Reporters looking for a job in Beijing, London and Elsewhere – IV
The New China Story
Amsterdam, Feb. 18th 2021
“Making the Foreign Serve China” was one of Chairman Mao’s favoured strategies, as epitomised by his decision to grant access in the 1930s to the American journalist Edgar Snow. The resulting book, Red Star Over China, was instrumental in winning western sympathy for the Communists, whom it depicted as progressive and anti-fascist.
Eight decades on, “making the foreign serve China” is not just a case of offering insider access in return for favourable coverage, but also of using media companies staffed with foreign employees to serve the party’s interests. In 2012, during a series of press conferences in Beijing at the annual legislature, the National People’s Congress, government officials repeatedly invited questions from a young Australian woman unfamiliar to the local foreign correspondents. She was notable for her fluent Chinese and her assiduously softball questions.
It turned out that the young woman, whose name was Andrea Yu, was working for a media outlet called Global CAMG Media Group, which is headquartered in Melbourne. Set up by a local businessman, Tommy Jiang, Global CAMG’s ownership structure obscures the company’s connection to the Chinese state: it is 60% owned by a Beijing-based group called Guoguang Century Media Consultancy, which in turn is owned by the state broadcaster, China Radio International (CRI). Global CAMG, and another of Jiang’s companies, Ostar, run at least 11 radio stations in Australia, carrying CRI content and producing their own Beijing-friendly shows to sell to other community radio stations aimed at Australia’s large population of Mandarin-speakers.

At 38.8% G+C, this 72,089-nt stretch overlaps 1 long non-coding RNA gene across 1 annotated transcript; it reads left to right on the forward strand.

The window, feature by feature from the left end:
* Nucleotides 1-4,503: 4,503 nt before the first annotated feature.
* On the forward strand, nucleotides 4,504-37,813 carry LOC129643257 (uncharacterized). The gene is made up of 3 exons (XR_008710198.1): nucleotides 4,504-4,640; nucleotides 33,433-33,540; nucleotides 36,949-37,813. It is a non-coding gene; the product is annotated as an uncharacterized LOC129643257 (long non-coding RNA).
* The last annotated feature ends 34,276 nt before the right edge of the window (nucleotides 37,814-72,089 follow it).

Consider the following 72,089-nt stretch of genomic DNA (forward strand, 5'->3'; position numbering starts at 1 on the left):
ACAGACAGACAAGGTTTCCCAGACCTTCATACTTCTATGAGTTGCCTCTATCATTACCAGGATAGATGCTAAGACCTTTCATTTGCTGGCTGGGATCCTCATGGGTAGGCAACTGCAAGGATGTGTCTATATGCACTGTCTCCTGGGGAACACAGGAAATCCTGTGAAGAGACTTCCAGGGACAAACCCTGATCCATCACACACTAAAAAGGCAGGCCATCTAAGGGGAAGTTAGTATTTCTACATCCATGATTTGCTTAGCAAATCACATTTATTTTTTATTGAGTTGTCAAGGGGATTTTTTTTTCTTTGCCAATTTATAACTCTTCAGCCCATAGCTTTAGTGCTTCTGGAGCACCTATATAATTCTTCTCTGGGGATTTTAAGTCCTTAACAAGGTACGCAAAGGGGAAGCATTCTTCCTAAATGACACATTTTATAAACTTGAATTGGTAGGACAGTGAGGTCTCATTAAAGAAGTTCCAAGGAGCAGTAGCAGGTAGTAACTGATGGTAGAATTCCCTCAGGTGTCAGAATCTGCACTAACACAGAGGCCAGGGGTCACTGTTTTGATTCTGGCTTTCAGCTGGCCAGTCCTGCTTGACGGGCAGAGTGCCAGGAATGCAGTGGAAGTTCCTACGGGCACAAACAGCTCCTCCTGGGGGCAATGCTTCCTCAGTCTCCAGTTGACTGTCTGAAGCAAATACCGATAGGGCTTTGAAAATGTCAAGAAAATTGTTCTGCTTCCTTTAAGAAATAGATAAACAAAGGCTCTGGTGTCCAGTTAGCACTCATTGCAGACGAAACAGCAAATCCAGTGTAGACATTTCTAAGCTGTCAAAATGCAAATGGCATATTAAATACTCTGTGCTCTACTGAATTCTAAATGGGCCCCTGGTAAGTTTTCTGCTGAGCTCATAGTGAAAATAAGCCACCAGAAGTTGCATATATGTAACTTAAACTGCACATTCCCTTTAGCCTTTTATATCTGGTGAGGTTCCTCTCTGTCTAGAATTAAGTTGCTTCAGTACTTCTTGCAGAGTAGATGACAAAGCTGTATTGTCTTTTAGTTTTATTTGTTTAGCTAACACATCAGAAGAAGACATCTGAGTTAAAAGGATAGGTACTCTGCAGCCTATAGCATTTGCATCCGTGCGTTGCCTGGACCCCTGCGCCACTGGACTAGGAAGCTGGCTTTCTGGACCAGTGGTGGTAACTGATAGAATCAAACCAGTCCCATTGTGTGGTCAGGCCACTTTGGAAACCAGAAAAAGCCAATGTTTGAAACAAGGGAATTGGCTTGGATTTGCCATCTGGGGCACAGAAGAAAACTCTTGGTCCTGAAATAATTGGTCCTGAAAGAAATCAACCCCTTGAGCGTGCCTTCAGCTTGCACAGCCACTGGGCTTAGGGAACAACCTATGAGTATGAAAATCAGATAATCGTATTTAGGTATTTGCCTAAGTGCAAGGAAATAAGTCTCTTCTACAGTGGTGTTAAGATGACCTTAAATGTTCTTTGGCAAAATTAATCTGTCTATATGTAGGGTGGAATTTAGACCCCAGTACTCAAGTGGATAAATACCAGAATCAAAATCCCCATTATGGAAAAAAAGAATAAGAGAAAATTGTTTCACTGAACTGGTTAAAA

After the Beijing press pack accused Yu of being a “fake foreign reporter”, who was effectively working for the Chinese government, she told an interviewer: “When I first entered my company, there’s only a certain amount of understanding I have about its connections to the government. I didn’t know it had any, for example.”
She left CAMG shortly after, but the same performance was repeated at the National People’s Congress two years later with a different Chinese-speaking Australian working for CAMG, Louise Kenney, who publicly pushed back against accusations of being a shill.
The use of foreign radio stations to deliver government-approved content is a strategy the CRI president has called jie chuan chu hai, “borrowing a boat to go out to the ocean”. In 2015, Reuters reported that Global CAMG was one of three companies running a covert network of 33 radio stations broadcasting CRI content in 14 countries. Three years on, those networks – including Ostar – now operate 58 stations in 35 countries, according to information from their websites. In the US alone, CRI content is broadcast by more than 30 outlets, according to a combative recent speech by the US vice president, Mike Pence, though it’s difficult to know who is listening or how much influence this content really has.
Beijing has also taken a similar “borrowed boats” approach to print publications. The state-run English-language newspaper China Daily has struck deals with at least 30 foreign newspapers – including the New York Times, the Wall Street Journal, the Washington Post and the UK Telegraph – to carry four- or eight-page inserts called China Watch, which can appear as often as monthly.
The supplements take a didactic, old-school approach to propaganda; recent headlines include “Tibet has seen 40 years of shining success”, “Xi unveils opening-up measures” and – least surprisingly of all – “Xi praises Communist party of China members.”
Louise Lim in Hong Kong
Julia Bergin in Australia